Cornell Charles Catches Coronavirus

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Cornell Charles and the Mardi Gras

The coronavirus has hit New Orleans, especially hard. Part of this comes from the thousands of people who celebrated the Mardi Gras and passed on the virus. One of the participants was Cornell Charles, 51, who continued the tradition of driving a car in the Zulu Social Aid and Pleasure Club’s parade. A month later, his wife of three decades was watching him take his last breath, a victim of the coronavirus epidemic raging through the city. “I talked to him. I told him how much I was going to miss him,” said his wife, Nicole, describing those last minutes on March 24. “He literally took his last breath in front of my face, and that was it.”

Group Pays Heavy Price

In New Orleans members of the Zulu krewe, one of the groups that sponsor Mardi Gras parades and balls, have paid a heavy price. Four of the fraternal organization’s members have died from coronavirus-related complications, said Zulu President Elroy A. James. Two others have also died since the pandemic began, though it’s not known if the virus caused their deaths, he said. An additional 20 have tested positive. Some are self-quarantining at home, and some were hospitalized and released, while others are still hospitalized, James said.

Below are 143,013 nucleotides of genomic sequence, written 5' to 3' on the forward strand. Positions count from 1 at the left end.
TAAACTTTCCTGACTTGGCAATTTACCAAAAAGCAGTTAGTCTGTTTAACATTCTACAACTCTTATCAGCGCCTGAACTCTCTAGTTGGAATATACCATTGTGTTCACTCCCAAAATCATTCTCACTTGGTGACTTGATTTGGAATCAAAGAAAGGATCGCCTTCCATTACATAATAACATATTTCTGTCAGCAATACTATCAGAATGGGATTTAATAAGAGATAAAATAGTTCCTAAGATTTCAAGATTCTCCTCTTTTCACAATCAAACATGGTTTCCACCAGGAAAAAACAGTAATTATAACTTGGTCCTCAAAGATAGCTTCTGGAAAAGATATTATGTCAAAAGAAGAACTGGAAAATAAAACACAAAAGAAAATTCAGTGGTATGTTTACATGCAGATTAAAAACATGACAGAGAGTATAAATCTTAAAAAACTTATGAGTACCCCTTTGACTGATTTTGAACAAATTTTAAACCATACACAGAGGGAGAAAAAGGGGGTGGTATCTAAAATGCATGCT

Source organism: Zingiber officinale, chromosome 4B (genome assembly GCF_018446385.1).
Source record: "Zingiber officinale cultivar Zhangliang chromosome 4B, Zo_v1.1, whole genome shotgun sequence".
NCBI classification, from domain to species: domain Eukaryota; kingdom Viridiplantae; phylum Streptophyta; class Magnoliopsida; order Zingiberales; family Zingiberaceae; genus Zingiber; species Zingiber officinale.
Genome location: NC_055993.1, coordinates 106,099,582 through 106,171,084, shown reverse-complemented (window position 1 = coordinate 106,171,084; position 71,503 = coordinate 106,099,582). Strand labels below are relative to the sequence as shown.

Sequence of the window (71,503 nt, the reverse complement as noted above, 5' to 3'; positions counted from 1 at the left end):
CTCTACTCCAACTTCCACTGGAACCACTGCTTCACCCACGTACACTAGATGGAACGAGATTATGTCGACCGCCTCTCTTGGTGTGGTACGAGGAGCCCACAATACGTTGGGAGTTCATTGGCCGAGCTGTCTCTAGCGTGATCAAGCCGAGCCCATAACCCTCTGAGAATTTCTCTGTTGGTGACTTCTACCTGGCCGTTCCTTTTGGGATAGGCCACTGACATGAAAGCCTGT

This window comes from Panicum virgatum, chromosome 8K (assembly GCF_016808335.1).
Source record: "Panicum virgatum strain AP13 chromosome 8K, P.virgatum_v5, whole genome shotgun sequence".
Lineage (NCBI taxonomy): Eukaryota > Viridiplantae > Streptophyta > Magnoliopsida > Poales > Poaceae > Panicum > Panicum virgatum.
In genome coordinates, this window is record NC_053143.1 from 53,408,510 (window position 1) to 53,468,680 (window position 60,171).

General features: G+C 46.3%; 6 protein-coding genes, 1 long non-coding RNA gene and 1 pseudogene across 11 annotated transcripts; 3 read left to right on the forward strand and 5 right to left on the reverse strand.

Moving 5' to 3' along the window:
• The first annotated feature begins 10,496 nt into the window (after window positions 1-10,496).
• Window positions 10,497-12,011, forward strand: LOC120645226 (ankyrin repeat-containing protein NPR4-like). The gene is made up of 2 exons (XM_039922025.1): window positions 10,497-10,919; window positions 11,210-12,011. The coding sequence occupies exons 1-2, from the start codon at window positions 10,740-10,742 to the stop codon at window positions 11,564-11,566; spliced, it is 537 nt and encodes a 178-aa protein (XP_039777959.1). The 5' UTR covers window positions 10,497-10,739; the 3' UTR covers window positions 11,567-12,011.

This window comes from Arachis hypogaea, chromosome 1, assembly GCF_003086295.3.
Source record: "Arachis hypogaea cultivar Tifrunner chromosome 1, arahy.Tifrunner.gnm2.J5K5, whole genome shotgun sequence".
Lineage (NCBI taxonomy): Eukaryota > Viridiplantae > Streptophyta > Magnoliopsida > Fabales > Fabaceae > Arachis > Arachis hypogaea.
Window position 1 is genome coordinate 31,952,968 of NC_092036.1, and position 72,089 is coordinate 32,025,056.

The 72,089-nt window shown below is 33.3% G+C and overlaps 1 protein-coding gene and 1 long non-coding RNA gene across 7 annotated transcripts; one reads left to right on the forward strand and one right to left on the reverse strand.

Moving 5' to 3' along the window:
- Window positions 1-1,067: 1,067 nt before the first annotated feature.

Financial Toll Is Heavy

It’s also taken a financial toll. Many Zulu members work in the hospitality sector. They are out of work, James said, a widespread problem in a city with an economy closely tied to the restaurants, bars, and nightclubs now shut mainly due to the statewide stay-at-home order. “Zulu is really a microcosm of the city of New Orleans,” said state Sen. Troy Carter, a longtime Zulu member. “We’re made up of every social and economic background that you can imagine. Our members come from all different walks of life.”

Large Percentage Of Victims Are Blacks

The predominantly African American club is in some ways a reflection of how the disease has affected the black community in Louisiana. More than 70 percent of the state’s coronavirus patients who have died are black. For most people, the coronavirus causes mild symptoms like fever and a cough that resolve in two to three weeks. But for some, especially older adults and people with existing health problems, more severe symptoms can occur, including pneumonia, that can lead to death. For over a century, Zulu members have paraded for Mardi Gras in their distinctive grass skirts and blackface inspired by a 1909 vaudeville skit, compiled for the group’s 100th anniversary in 2009. It was not just a Mardi Gras parade group but one of the benevolent societies that played an important role in African American history by providing life insurance or funeral costs to its dues-paying members.

The question still remains, should the Mardi Gras have been held in the wake of the coronavirus?